Background glow of the universe is oddly bright
We might think of space as an unending void of pitch black darkness, punctuated only by tiny lights of stars and distant galaxies. But is it really that dark? Not quite! There’s a small but significant amount of background light that permeates the visible universe. It’s the faint glow that emanates from stars, galaxies, dust and gas. Astronomers said on March 3, 2022, that they’ve found this glow to be about twice as bright as expected.
About half the amount of background light – called the cosmic optical background (COB) – can be accounted for by the usual stars and galaxies. But the other half is a bit mysterious. Where does this extra light come from? Astronomers used data from NASA’s New Horizons spacecraft, which conducted its historic flyby of Pluto in 2015.
The universe’s background glow as seen by New Horizons
The background glow in the universe is difficult to see, but detectable. Most of it, as seen from our earthly vantage point, is washed out by the brighter light of the sun reflecting off dust in the inner solar system. This is known as the zodiacal light when seen from Earth. So what is the best way to see the faint cosmic glow? From a location much farther out in the solar system!
The researchers used images from the New Horizons spacecraft, which is way, way out in the outer fringes of the solar system, well past Pluto. Using its LORRI (Long Range Reconnaissance Imager) camera, New Horizons took images of a spot in the background universe that contained few if any stars or galaxies. About as dark a patch of sky as you can get.
The researchers digitally removed other sources of light from the images, such as stars and galaxies. They also removed extraneous light generated by the spacecraft’s nuclear power source. By doing all this, the researchers could then determine how much COB (cosmic optical background) there really was and measure its brightness.
Anomaly reveals a cosmic mystery
The astronomers expected that these new measurements would pretty much match those previously taken from Earth over the years. But, surprisingly, they didn’t. In fact, the background light was twice as bright as expected. As lead author Tod Lauer, an astronomer at the National Science Foundation’s NOIRLab in Tucson, Arizona, told ScienceNews:
It turns out that the galaxies that we know about can account for about half of the level we see.
ScienceNews also quoted co-author Marc Postman of the Space Telescope Science Institute (STScI), saying:
There’s clearly an anomaly. Now we need to try to understand it and explain it.
In other words, only half of the background light observed can be explained by light from known galaxies and stars. How is that possible?
Possible explanations for the background glow
Why are the new measurements so different from past ones? Of course, they are more sensitive and accurate than is possible with Earth-based measurements. But, twice as much COB is still a big discrepancy from earlier studies.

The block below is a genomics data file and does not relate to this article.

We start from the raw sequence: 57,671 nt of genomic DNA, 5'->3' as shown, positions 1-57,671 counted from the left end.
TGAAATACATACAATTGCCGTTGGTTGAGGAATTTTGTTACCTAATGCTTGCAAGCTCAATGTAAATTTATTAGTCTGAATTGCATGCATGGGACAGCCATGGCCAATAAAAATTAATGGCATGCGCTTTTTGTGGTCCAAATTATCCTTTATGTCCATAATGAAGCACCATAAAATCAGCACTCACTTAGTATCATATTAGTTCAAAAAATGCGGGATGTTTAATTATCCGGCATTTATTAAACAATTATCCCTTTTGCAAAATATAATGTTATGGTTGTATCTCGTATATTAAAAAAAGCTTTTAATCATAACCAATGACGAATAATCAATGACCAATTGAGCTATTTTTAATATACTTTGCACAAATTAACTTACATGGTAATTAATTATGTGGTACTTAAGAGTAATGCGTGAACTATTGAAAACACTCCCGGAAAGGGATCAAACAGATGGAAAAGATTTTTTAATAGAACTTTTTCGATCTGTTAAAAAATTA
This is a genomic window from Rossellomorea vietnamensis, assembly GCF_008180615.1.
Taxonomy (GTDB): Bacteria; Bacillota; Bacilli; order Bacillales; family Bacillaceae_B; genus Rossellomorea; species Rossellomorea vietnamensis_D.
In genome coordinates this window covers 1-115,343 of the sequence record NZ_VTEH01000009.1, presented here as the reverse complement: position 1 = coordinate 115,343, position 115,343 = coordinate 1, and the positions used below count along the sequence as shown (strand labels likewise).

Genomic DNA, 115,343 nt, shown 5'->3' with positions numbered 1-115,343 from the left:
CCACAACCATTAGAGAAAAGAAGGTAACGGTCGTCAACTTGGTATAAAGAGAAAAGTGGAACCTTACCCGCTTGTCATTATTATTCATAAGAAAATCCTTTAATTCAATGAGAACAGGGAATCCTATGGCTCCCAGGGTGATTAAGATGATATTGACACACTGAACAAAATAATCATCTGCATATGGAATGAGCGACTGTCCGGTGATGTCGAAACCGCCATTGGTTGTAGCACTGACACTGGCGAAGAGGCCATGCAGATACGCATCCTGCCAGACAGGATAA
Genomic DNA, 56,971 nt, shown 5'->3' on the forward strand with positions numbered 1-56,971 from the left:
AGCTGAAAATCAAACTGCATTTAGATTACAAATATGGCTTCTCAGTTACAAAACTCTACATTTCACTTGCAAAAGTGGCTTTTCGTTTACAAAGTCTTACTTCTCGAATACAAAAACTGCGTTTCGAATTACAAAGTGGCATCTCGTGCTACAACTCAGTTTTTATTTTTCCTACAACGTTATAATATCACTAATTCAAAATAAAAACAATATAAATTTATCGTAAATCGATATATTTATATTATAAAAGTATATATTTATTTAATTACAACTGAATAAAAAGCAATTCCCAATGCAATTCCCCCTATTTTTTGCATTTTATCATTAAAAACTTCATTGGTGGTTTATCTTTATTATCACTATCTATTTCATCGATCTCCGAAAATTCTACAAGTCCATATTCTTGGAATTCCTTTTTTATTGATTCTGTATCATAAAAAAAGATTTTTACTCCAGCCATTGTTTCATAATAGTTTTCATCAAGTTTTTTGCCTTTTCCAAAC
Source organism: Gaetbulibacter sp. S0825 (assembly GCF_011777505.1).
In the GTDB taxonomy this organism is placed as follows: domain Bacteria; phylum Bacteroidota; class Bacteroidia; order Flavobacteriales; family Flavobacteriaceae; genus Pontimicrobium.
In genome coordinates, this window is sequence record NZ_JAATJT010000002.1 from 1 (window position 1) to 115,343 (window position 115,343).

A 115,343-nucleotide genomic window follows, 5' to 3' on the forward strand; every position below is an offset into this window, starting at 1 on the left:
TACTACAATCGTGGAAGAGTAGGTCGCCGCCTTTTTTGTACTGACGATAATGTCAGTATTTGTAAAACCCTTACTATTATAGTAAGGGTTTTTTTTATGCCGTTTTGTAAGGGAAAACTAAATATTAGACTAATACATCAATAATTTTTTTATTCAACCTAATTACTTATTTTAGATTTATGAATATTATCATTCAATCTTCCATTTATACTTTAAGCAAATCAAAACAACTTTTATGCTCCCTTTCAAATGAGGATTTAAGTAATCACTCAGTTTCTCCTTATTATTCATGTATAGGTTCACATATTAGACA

One possibility is that the extra light may be coming from rogue, nomad stars floating around in intergalactic space. Like rogue planets, they drift freely, not trapped in any galaxies. Could there be enough of them to account for the extra background light?
Or, perhaps there are compact galaxies that are too faint for even the Hubble Space Telescope to detect. If such galaxies exist, they may potentially be found by the James Webb Space Telescope. Webb will start observing this summer, and is expected to provide images that will surpass those from Hubble.
A very subtle beast
Another possibility is that the researchers overlooked something in the analysis itself. For example, could there still be some extraneous light from the spacecraft itself? What about the light from our home galaxy, the Milky Way? Astrophysicist Michael Zemcov of the Rochester Institute of Technology in New York surmised in ScienceNews that the reflected light from the Milky Way’s dust is:
… a very subtle beast, and our uncertainties likely get dominated by it at some point, just because it’s not very well understood.
The results are certainly intriguing, but more work is needed to figure them out.
Zemcov continued, saying:
I’m glad it got done; it’s absolutely a necessary measurement. I think there’s a conversation there about details … and our uncertainties likely get dominated by it at some point, just because it’s not very well understood. There is something going on that we weren’t expecting, which is where the fun part of science kicks in.
In addition to the LORRI images from New Horizons, there are other upcoming missions and projects that may shed more light on the mystery, as it were. These include the CIBER-2 experiment and SPHEREx. Also, researchers will continue to analyze older LORRI images, as well as take new LORRI images of other regions of the sky not imaged before.
Bottom line: Astronomers say the universe’s background glow from stars and galaxies is strangely twice as bright as previously thought. NASA’s New Horizons spacecraft made the unexpected discovery.